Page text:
3. Bob Miller says:

    How can we blame these esteemed professors if their genes made them write what they did? And if their professional accomplishments can be attributed to their professor-genes, should society pay them more than the average guy?

  4. David N. Friedman says:

    It is surely revealing that those who carry water for Darwinian naturalism inevitably become kooky in their analysis. This proves that beginning assumptions are crucial in any intellectual exercise.

    Not only are evolutionary advantages not in evidence regarding many if not most human traits, the entire game of “Darwin in action” is very slim in the natural world at large.

    The elites who push this trash do so because it is the logical extension of their worldview and if they ever stopped to consider how poor their evidence sounds, they might start examining their beginning postulates.

    The fact that there will be no re-examination is ample proof that their work is not scientific, rather, it is “religious” in nature.

  5. Seth Gordon says:

    This page from the Royal Institute of Philosophy Web Site has links to some articles on sociobiology, including some by Stove. I particularly liked Simon Blackburn’s essay showing how it is possible to believe in mainstream evolutionary theory without following such “ultra-Darwinists” as Dawkins, and Mary Midgley’s critique of how Dawkins misleads his audience by how he uses words like “selfish”.

    (Blackburn’s essay, by the way, has a response to Stove’s critique of Hamilton.)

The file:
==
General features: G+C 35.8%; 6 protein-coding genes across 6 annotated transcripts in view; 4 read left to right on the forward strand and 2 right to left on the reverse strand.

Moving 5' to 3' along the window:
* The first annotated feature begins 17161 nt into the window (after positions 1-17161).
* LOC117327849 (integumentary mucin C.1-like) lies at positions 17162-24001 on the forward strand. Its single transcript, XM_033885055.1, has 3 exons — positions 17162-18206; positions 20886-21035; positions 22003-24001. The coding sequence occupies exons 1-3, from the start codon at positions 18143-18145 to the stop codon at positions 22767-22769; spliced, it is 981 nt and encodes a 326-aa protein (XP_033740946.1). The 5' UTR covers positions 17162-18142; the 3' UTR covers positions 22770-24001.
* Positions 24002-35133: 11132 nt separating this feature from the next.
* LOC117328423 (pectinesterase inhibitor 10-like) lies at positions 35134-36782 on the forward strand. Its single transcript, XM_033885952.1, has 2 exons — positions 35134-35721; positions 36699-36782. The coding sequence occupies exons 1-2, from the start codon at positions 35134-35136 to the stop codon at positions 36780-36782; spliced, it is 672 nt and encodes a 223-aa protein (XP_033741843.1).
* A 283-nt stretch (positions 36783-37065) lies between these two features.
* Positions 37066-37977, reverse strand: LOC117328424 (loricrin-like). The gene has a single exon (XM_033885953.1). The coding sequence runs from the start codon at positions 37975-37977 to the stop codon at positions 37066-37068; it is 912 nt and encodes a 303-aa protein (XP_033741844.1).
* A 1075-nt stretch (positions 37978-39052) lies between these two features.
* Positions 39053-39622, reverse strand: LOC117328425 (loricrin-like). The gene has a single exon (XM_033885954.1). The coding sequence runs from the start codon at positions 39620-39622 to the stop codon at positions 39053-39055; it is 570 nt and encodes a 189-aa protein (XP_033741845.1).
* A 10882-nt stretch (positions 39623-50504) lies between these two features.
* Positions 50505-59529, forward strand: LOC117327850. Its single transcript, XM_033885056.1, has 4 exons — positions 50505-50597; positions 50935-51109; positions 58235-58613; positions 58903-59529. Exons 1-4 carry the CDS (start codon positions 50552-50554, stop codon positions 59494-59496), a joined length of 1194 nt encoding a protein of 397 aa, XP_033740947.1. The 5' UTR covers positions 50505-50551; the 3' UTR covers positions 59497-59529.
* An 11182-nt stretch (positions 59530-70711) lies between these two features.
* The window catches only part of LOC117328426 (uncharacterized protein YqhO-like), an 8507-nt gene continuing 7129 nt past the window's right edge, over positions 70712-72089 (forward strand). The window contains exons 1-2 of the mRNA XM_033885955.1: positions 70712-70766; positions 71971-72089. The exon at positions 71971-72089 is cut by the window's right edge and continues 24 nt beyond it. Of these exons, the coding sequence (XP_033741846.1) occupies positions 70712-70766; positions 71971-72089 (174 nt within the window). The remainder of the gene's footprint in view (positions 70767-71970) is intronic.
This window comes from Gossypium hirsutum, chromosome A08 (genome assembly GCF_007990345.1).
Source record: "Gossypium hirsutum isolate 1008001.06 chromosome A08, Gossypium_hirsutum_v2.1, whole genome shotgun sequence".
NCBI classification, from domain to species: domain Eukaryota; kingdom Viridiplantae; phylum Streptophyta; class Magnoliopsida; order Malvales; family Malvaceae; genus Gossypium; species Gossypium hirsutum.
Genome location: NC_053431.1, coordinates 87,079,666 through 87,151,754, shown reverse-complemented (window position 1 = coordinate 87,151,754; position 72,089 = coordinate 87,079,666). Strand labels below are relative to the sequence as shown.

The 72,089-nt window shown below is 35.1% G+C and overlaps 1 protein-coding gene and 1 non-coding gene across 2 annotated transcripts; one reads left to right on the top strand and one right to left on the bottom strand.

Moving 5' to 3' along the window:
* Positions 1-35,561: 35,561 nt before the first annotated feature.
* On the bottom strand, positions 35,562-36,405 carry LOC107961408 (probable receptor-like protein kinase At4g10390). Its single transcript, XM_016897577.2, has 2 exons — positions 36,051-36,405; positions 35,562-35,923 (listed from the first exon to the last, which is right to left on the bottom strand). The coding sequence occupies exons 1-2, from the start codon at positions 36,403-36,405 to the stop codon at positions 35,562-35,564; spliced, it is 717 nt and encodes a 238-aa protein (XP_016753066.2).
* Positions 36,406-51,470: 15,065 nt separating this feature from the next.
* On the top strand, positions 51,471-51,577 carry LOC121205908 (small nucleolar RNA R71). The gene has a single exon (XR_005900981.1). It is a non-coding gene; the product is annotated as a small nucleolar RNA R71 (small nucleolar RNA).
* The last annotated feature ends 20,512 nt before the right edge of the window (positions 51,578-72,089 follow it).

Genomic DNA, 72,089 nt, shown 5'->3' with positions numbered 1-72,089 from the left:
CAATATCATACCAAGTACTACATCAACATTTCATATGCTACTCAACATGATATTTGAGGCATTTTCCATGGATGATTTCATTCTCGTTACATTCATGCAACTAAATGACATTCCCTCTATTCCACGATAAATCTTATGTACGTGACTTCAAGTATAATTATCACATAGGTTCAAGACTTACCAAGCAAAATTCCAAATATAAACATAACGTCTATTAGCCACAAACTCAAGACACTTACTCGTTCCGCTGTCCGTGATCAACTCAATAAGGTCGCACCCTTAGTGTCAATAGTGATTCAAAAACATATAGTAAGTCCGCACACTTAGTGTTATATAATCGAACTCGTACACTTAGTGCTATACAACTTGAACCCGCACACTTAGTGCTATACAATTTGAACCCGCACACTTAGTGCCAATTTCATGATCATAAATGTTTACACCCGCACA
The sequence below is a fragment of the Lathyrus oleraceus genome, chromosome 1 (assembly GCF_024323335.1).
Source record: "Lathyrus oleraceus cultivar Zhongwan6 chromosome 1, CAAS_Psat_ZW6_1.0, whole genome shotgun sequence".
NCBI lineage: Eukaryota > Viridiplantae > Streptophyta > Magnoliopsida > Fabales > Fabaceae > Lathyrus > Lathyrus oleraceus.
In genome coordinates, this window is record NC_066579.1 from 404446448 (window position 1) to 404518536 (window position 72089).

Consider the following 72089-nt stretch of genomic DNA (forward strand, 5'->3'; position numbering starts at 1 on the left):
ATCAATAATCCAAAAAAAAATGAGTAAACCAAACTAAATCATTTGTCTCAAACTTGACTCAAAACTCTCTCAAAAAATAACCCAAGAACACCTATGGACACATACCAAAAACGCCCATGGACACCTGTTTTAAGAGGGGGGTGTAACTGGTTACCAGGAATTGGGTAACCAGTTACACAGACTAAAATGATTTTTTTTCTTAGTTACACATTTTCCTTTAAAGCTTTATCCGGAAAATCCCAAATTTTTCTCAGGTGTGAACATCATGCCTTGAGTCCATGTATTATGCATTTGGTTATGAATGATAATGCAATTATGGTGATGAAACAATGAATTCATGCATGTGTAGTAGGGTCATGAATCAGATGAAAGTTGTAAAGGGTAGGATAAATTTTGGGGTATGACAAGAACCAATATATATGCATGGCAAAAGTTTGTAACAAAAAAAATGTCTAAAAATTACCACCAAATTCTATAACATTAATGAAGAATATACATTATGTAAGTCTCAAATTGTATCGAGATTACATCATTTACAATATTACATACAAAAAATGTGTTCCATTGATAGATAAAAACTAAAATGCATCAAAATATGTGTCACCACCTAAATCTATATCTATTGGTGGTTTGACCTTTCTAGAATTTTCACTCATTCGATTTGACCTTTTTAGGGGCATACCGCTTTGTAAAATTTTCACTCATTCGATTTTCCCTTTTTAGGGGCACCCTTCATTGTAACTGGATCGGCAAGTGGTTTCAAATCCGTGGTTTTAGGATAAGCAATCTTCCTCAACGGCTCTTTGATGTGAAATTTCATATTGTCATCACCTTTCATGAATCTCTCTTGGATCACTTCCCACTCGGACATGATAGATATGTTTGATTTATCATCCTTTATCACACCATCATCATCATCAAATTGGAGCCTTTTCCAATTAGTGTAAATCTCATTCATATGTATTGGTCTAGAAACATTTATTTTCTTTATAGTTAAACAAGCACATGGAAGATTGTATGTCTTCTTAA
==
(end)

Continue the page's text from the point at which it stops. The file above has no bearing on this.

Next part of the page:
6. tzvee says:

    Isn’t our vehement opposition to intermarriage a valid support for some of the claims of s-b? Aren’t we in effect defending the genes of our tribe by opposing marrying out?

  7. Seth Gordon says:

    tzvee: In order to make a sociobiological argument that Jewish opposition to intermarriage has some basis in our genes, you would have to establish that in the environment in which we evolved, a subgroup of humans with an intermarriage taboo would leave behind more descendants than a group without.

    If you’re trying to prove this about Jews in particular, rather than humans in general, then you would need to establish that the advantage of not intermarrying is so large that it would take only a few hundred generations, rather than thousands, for the intermarrying subgroup to die out.

    And even if you could establish that, that doesn’t necessarily prove that there’s a “gene for not-intermarrying” that Jews are passing along from one generation to the next (which suddenly lost most of its potency in America around 1950 or so). Philip Kitcher’s Vaulting Ambition explains, in exhaustive detail, how large the jump from “X seems to increase an organism’s fitness” to “there must be a gene for X” is.

  8. Ori Pomerantz says:

    Tzvee, opposition to intermarriage doesn’t protect the gene pool unless:

    1. You don’t accept converts.

    and

    2. You require both patrilineal and matrilineal descend.

    Neither of these holds true for Judaism.

  1. June 25, 2006

    Strive for purpose…

    So, then, do we live just to spawn? Of course not. Jonathan Rosenblum writes:

    Nowhere is it clearer that Darwin……